The boss's summer barbecue is now a distant memory! It's cold out there, so you might find yourself in a nice restaurant for the long-awaited office holiday party, which means a few days break from the work grind are likely not too far off.
A restaurant office event can test even the savviest conversationalist or diner. When you know your way around a table and dine with confidence, you will stand out as others hesitate and appear uncertain about key table management issues.
Here are 10 tips to help you both navigate the "silent service code," communicating with servers, and standout (in a good way) when dining with your work colleagues, clients or anyone else you would like to impress.
#1: Napkin etiquette: Game on!
Don't flap your napkin in the air like a matador. Wait for your host to put their napkin in their lap. Unfold the napkin under the table. Should you leave the table during the meal, place the napkin on the seat of your chair. This tells servers that you are coming back.
Blotting or patting your lips is preferable to a washcloth-style wipe, and remember that this is not a handkerchief.
When you are finished, leave the napkin to the left of the setting in loose folds, so that the used portion is out of view.
#2: Keep your hands where I can see them
Rest your hands with your palms on the edge of the table when you are not eating (not your elbows or forearms). Quick downward glances into your lap with your hands out of site may suggest you are texting or checking messages. Expecting a call? Let your host know in advance and politely excuse yourself when the call comes in.
#3: Bread and butter advice
The host picks up the basket and asks, "Would anyone care for some bread?" Once you've taken a piece of bread from the basket, it's yours: Don't tear off a portion and put the rest back in the basket. Put your bread on your bread plate along with your butter (or jam/jelly). Each time you want some, break off one or two bites' worth, butter it while holding it on the plate (not in the air). When an uncut loaf (with cutting board and knife) is placed on the table, the host -- or whoever is closest to the basket -- cuts three or four slices, leaving them on the board.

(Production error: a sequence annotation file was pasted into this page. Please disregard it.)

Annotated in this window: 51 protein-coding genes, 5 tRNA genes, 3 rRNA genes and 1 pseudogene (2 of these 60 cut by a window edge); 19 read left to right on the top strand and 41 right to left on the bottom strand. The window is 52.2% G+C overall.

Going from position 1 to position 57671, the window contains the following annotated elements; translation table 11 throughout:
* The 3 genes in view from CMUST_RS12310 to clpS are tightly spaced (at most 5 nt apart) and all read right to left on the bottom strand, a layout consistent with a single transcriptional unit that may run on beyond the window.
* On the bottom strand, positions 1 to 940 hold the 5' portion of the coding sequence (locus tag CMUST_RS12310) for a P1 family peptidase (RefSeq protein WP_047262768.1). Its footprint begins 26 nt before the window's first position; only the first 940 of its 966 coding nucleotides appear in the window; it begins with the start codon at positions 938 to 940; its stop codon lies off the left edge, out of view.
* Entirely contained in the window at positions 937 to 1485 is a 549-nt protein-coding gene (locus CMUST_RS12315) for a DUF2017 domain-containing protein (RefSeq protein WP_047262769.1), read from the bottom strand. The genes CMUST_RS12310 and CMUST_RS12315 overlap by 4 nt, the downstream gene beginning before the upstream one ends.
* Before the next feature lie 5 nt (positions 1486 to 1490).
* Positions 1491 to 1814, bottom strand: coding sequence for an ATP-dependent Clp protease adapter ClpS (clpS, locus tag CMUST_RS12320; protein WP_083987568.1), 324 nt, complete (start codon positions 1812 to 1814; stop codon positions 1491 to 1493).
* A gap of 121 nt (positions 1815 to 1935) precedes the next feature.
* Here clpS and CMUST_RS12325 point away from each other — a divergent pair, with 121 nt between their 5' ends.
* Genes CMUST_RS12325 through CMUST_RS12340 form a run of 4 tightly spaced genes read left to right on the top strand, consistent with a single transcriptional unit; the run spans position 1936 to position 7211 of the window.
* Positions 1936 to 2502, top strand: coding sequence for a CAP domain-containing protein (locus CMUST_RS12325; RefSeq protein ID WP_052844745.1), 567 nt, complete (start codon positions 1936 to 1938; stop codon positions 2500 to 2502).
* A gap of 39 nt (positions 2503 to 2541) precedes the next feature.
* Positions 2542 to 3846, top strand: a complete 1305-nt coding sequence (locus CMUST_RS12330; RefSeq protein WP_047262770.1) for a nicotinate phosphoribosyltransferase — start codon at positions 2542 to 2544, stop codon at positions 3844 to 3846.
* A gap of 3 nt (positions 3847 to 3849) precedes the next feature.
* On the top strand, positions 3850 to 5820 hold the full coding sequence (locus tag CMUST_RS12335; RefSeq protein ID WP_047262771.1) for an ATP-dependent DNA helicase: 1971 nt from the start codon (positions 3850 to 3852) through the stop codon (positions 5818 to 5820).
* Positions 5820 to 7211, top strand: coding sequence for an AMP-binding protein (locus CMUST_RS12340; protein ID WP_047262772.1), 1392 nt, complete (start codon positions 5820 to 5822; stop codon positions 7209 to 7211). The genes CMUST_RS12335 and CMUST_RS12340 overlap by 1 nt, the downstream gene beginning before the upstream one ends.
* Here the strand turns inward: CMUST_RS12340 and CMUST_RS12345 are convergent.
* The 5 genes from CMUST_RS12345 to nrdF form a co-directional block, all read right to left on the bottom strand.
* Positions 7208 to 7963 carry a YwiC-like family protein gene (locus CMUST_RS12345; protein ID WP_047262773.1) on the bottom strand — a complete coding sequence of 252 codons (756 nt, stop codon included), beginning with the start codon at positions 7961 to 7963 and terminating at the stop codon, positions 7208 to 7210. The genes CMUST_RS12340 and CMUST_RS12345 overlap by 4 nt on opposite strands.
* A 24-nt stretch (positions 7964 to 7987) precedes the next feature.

Don't take the last piece of bread without first offering it to others.
#4: Knife (and fork) play
Appetizers are eaten with the small fork to the left of the dinner fork. If you're having soup, the server will probably bring the soup spoon with the soup unless it's part of the place setting to the right of the knife.
If a platter for sharing has been ordered it is passed around the table, with each diner holding it as the person next to him serves himself, using the serving utensils provided.
#5: Beverage management
Before taking a sip of water, wine, or any other beverage, dab your lips with your napkin to keep the glass from becoming dirty.
The water glass isn't a substitute for a finger bowl. If you want to clean your fingers, use your napkin or, if a dish has been messy to eat, excuse yourself to clean your hands in the restroom.
#6: Food may arrive at different times.
If a significant time passes between the arrival of the respective diners' hot dishes, the host will probably ask those who have been served to go ahead and eat. If everyone is having cold dishes, waiting until everyone is served is considerate.
#7: Can I send it back?
As a rule, send a dish back only if it isn't what you ordered; it isn't cooked to order (a supposedly medium-well steak arrives bleeding, for instance); it tastes off; or you discover a hair or a pest. Just speak quietly to the server when making the request rather than drawing attention to your unsavoury "find."
#8: "You wanna try a bite of this?"
You may feel very comfortable offering your fellow diners new taste experiences. Accepting another person's offer to taste a morsel of his dish -- or offering a bite of yours -- is fine as long as it's handled well. Either pass your bread plate to the person so he can put a spoonful on it or (if he's sitting close by) hold your plate toward him so that he can put the morsel on the edge. Holding a forkful of food to another diner's mouth is great... if he's an infant.
#9: What's this? And how do I eat it?
If a food you're not sure how to eat comes on a platter of appetizers -- a type of sushi, perhaps, or crab in the shell -- here are three options regarding how to proceed: (1) Wait until someone else starts to eat and follow suit. (2) Ask a server how the food should be eaten (fingers or fork, for example). (3) Avoid the food altogether.
#10: How do I manage my utensils?
During the meal, instead of placing a fork or spoon directly on the table, place it diagonally on the edge of your plate, not propped against it like an oar. In fact, how you place your utensils on your plate is a code to the server, letting him know whether you have finished a course.
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